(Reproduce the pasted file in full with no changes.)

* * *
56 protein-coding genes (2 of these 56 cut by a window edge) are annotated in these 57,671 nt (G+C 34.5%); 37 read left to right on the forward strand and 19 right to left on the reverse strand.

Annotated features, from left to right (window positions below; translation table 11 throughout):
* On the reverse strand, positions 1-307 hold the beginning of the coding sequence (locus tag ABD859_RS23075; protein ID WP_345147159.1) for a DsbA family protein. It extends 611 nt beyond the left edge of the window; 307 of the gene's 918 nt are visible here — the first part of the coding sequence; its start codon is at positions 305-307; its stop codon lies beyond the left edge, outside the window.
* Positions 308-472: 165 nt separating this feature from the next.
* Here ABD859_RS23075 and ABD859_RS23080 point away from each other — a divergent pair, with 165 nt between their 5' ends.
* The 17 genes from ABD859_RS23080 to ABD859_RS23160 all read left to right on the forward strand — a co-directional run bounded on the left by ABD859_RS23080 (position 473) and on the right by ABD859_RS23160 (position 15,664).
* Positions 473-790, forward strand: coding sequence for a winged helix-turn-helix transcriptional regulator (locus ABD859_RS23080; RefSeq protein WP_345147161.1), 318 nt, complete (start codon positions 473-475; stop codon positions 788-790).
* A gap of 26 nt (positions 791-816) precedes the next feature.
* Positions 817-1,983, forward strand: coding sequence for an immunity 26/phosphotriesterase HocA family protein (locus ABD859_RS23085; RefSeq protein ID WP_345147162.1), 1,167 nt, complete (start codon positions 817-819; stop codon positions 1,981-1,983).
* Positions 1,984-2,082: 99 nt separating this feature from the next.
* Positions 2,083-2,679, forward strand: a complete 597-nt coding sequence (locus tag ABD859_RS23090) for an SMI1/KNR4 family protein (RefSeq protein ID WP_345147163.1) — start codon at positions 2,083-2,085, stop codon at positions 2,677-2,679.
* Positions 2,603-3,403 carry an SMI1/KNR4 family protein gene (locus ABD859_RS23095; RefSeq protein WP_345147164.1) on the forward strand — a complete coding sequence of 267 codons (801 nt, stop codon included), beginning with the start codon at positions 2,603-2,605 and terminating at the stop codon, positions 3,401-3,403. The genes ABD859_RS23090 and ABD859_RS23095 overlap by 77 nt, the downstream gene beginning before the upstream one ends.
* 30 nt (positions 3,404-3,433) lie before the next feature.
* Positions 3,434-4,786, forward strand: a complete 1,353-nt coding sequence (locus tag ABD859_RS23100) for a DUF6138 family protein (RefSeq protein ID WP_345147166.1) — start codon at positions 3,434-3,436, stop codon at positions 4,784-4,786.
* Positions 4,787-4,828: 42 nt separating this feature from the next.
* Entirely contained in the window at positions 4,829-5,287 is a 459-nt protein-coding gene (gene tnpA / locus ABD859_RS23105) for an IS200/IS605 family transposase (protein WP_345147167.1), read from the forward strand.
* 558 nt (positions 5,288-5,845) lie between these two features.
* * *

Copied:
56 protein-coding genes (2 of these 56 cut by a window edge) are annotated in these 57,671 nt (G+C 34.5%); 37 read left to right on the forward strand and 19 right to left on the reverse strand.

Annotated features, from left to right (window positions below; translation table 11 throughout):
* On the reverse strand, positions 1-307 hold the beginning of the coding sequence (locus tag ABD859_RS23075; protein ID WP_345147159.1) for a DsbA family protein. It extends 611 nt beyond the left edge of the window; 307 of the gene's 918 nt are visible here — the first part of the coding sequence; its start codon is at positions 305-307; its stop codon lies beyond the left edge, outside the window.
* Positions 308-472: 165 nt separating this feature from the next.
* Here ABD859_RS23075 and ABD859_RS23080 point away from each other — a divergent pair, with 165 nt between their 5' ends.
* The 17 genes from ABD859_RS23080 to ABD859_RS23160 all read left to right on the forward strand — a co-directional run bounded on the left by ABD859_RS23080 (position 473) and on the right by ABD859_RS23160 (position 15,664).
* Positions 473-790, forward strand: coding sequence for a winged helix-turn-helix transcriptional regulator (locus ABD859_RS23080; RefSeq protein WP_345147161.1), 318 nt, complete (start codon positions 473-475; stop codon positions 788-790).
* A gap of 26 nt (positions 791-816) precedes the next feature.
* Positions 817-1,983, forward strand: coding sequence for an immunity 26/phosphotriesterase HocA family protein (locus ABD859_RS23085; RefSeq protein ID WP_345147162.1), 1,167 nt, complete (start codon positions 817-819; stop codon positions 1,981-1,983).
* Positions 1,984-2,082: 99 nt separating this feature from the next.
* Positions 2,083-2,679, forward strand: a complete 597-nt coding sequence (locus tag ABD859_RS23090) for an SMI1/KNR4 family protein (RefSeq protein ID WP_345147163.1) — start codon at positions 2,083-2,085, stop codon at positions 2,677-2,679.
* Positions 2,603-3,403 carry an SMI1/KNR4 family protein gene (locus ABD859_RS23095; RefSeq protein WP_345147164.1) on the forward strand — a complete coding sequence of 267 codons (801 nt, stop codon included), beginning with the start codon at positions 2,603-2,605 and terminating at the stop codon, positions 3,401-3,403. The genes ABD859_RS23090 and ABD859_RS23095 overlap by 77 nt, the downstream gene beginning before the upstream one ends.
* 30 nt (positions 3,404-3,433) lie before the next feature.
* Positions 3,434-4,786, forward strand: a complete 1,353-nt coding sequence (locus tag ABD859_RS23100) for a DUF6138 family protein (RefSeq protein ID WP_345147166.1) — start codon at positions 3,434-3,436, stop codon at positions 4,784-4,786.
* Positions 4,787-4,828: 42 nt separating this feature from the next.
* Entirely contained in the window at positions 4,829-5,287 is a 459-nt protein-coding gene (gene tnpA / locus ABD859_RS23105) for an IS200/IS605 family transposase (protein WP_345147167.1), read from the forward strand.
* 558 nt (positions 5,288-5,845) lie between these two features.